Gun Safety Reforms to ‘Stem the Tide’ of Gun Violence Epidemic in Michigan

Gun reform legislation supporters hold placards during a rally at the Michigan State Capitol, on March 15 in Lansing. (AP Photo/Carlos Osorio)

By Kyle Kaminski

April 20, 2023

Gov. Gretchen Whitmer is expected to sign the final components of a three-part package of gun safety legislation after the bills passed through the Democratic-led state Senate on Wednesday. State leaders said they could go a long way toward preventing the next mass shooting in Michigan. 

MICHIGAN—Legislation expected to be signed into law in the coming weeks aims to curb gun violence across the state by allowing family members, law enforcement, and mental health professionals a new opportunity to intervene before the next mass shooting in Michigan.

The Democratic-led Senate on Wednesday finalized four bills that would allow courts to issue “extreme risk protection orders” (ERPOs) that temporarily suspend access to guns for those who show warning signs of violence, or are found to pose a threat to themselves or others.

State Sen. Mallory McMorrow (D-Royal Oak), who sponsored Senate Bill 83, said the new laws—paired with other recent gun safety legislation—serve as “concrete steps” to help “stem the tide of the gun violence epidemic” in Michigan. The Senate also passed House Bills 4146, 4147, and 4148, all of which were related to establishing ERPOs, also known as“red flag” laws.

Michigan state Sen. Mallory McMorrow, center, is shown at the state Capitol before the State of the State address on Jan. 29, 2020, in Lansing. (AP Photo/Al Goldis)

READ MORE: Whitmer Signs Historic Legislation to Curb Gun Violence in Michigan

“This law will save lives,” Attorney General Dana Nessel said in a statement. “Often, whether the need to remove a person’s access to a firearm is acute or enduring, there are egregious and abundant warning signs.”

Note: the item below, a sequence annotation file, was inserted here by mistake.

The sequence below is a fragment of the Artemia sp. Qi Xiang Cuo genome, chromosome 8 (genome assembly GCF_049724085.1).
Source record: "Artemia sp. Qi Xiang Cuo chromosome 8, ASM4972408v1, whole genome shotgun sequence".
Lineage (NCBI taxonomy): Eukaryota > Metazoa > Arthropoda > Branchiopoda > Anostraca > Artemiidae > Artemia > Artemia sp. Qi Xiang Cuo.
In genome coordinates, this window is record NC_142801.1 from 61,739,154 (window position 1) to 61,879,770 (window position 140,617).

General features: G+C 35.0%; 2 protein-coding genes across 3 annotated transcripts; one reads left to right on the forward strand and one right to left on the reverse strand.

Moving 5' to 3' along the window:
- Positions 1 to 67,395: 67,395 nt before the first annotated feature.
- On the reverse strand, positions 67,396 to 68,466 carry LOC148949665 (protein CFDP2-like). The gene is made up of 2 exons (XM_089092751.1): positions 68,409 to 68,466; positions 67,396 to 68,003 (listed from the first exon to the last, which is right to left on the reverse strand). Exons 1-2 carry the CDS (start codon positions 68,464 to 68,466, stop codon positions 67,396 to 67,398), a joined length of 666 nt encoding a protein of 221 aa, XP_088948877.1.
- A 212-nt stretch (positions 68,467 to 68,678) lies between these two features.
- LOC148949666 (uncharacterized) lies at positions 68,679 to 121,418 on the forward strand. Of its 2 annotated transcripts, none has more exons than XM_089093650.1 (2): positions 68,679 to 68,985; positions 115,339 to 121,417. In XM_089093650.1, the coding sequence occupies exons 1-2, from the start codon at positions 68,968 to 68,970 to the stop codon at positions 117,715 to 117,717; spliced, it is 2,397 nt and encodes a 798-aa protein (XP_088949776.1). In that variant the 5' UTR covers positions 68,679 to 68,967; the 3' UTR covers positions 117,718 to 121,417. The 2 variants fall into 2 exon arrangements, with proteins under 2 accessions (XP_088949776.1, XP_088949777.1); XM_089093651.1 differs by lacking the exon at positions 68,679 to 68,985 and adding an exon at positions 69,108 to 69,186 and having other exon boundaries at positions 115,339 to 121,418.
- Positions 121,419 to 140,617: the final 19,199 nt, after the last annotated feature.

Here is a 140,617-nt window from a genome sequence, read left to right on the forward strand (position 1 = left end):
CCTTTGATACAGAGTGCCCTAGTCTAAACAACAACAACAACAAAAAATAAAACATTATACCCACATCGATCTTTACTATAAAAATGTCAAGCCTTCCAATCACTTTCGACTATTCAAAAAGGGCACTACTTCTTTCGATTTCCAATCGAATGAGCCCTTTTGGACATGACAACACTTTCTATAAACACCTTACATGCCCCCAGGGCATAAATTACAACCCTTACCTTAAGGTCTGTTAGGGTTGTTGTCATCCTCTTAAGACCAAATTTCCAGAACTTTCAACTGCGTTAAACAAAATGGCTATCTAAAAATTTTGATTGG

What Are Extreme Risk Protection Orders?

Extreme risk protection orders—which are currently used by at least 19 other states—allow loved ones (and cops) to ask judges to temporarily order the removal of guns from those who are deemed at risk of harming themselves or others. Research shows they can de-escalate dangerous situations, and reduce gun violence—including suicides and mass shootings.

Despite conspiracy theories perpetuated by the extremist-led Michigan Republican Party, the latest reforms will not give the government broad authority to “disarm” Michiganders. 

An Associated Press analysis found many states with red flag laws used them only sparingly. But in the rare instances where they’ve been used, research shows they’ve been effective. In California, for instance, red-flag laws were attributed to deterring at least 58 mass shootings.

READ MORE: Gun Safety Reforms Will Not Recreate the Holocaust in Michigan

Recent polling also shows the concept is wildly popular among Michiganders, particularly in the wake of the deadly mass shooting at Michigan State University in February. Nearly 75% of those who responded to a recent Glengariff poll—including gun owners—support the legislation. 

Nessel—who has been an outspoken proponent for the need for the red-flag laws in Michigan—has also vowed to defend the laws, should they ever be challenged in a courtroom.

“I will use every tool of my office to ensure Michigan residents are informed of these laws and that will be vigorously enforced,” Nessel said in a statement after the Senate vote this week.

READ MORE: What’s the Deal with Gun Reforms in Michigan?


  • Kyle Kaminski

    Kyle Kaminski is an award-winning investigative journalist with more than a decade of experience covering news across Michigan. Prior to joining The ‘Gander, Kyle worked as the managing editor at City Pulse in Lansing and as a reporter for the Traverse City Record-Eagle.

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